Siri Suggestions will also appear on the Lock Screen when it thinks it can help you perform an action of some kind. For example, placing your morning coffee order — something you regularly do around a particular time of day — or launching your preferred workout app, because you’ve arrived at the gym.

These suggestions even show up on Apple Watch’s Siri watch face screen.

Apple says the relevance of its suggestions will improve over time, based on how you engage.

If you don’t take an action by tapping on these items, they’ll move down on the watch face’s list of suggestions, for instance.

AI-powered workflows

These improvements to Siri would have been enough for iOS 12, but Apple went even further.

The company also showed off a new app called Siri Shortcuts.

The app is based on technology Apple acquired from Workflow, a clever — if somewhat advanced — task automation app that allows iOS users to combine actions into routines that can be launched with just a tap. Now, thanks to the Siri Shortcuts app, those routines can be launched by voice.

Onstage at the developer event, the app was demoed by Kim Beverett from the Siri Shortcuts team, who showed off a “heading home” shortcut she had built.

When she tells Siri she’s “heading home,” her iPhone simultaneously launched directions for her commute in Apple Maps, set her home thermostat to 70 degrees, turned on her fan, messaged an ETA to her roommate and launched her favorite NPR station.

That’s arguably very cool — and it got a big cheer from the technically minded developer crowd — but it’s most certainly a power user feature. Launching an app to build custom workflows is not something everyday iPhone users will do right off the bat — or in some cases, ever.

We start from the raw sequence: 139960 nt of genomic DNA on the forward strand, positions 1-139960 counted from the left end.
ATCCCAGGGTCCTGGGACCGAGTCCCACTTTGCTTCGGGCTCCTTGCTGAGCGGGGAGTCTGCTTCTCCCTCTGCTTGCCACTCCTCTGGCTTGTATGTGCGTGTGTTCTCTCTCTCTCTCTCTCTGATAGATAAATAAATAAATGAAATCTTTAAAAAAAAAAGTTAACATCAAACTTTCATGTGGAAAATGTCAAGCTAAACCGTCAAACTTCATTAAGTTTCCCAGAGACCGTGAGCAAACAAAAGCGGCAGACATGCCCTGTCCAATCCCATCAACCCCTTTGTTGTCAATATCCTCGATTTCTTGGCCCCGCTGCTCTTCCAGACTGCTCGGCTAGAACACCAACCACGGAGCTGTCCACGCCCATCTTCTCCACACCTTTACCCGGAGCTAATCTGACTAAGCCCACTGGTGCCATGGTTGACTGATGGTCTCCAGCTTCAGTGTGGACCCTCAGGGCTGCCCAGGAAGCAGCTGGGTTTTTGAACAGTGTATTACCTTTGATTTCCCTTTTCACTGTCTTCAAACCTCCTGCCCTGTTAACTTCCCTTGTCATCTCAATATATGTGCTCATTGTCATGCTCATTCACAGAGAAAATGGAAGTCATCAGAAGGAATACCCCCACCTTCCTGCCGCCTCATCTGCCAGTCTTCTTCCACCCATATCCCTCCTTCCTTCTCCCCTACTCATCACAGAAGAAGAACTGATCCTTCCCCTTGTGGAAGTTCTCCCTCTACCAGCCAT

Developers to push users to Siri

But even if users hide away this new app in their Apple “junk” folder, or toggle off all the Siri Suggestions in Settings, they won’t be able to entirely escape Siri’s presence in iOS 12 and going forward.

That’s because Apple also launched new developer tools that will allow app creators to build directly into their own apps integrations with Siri.

Developers will update their apps’ code so that every time a user takes a particular action — for example, placing their coffee order, streaming a favorite podcast, starting their evening jog with a running app or anything else — the app will let Siri know. Over time, Siri will learn users’ routines — like, on many weekday mornings, around 8 to 8:30 AM, the user places a particular coffee order through a coffee shop app’s order ahead system.

These will inform those Siri Suggestions that appear all over your iPhone, but developers will also be able to just directly prod the user to add this routine to Siri right in their own apps.

In your favorite apps, you’ll start seeing an “Add to Siri” link or button in various places — like when you perform a particular action — such as looking for your keys in Tile’s app, viewing travel plans in Kayak, ordering groceries with Instacart and so on.

Many people will probably tap this button out of curiosity — after all, most don’t watch and rewatch the WWDC keynote like the tech crowd does.

The “Add to Siri” screen will then pop up, offering a suggestion of voice prompt that can be used as your personalized phase for talking to Siri about this task.

In the coffee ordering example, you might be prompted to try the phrase “coffee time.” In the Kayak example, it could be “travel plans.”

You record this phrase with the big, red record button at the bottom of the screen. When finished, you have a custom Siri shortcut.

You don’t have to use the suggested phrase the developer has written. The screen explains you can make up your own phrase instead.

In addition to being able to “use” apps via Siri voice commands, Siri can also talk back after the initial request.

It can confirm your request has been acted upon — for example, Siri may respond, “OK. Ordering. Your coffee will be ready in 5 minutes,” after you said “Coffee time” or whatever your trigger phrase was.

Or it can tell you if something didn’t work — maybe the restaurant is out of a food item on the order you placed — and help you figure out what to do next (like continue your order in the iOS app).

It can even introduce some personality as it responds. In the demo, Tile’s app jokes back that it hopes your missing keys aren’t “under a couch cushion.”

There are a number of things you could do beyond these limited examples — the App Store has more than 2 million apps whose developers can hook into Siri.

And you don’t have to ask Siri only on your phone — you can talk to Siri on your Apple Watch and HomePod, too.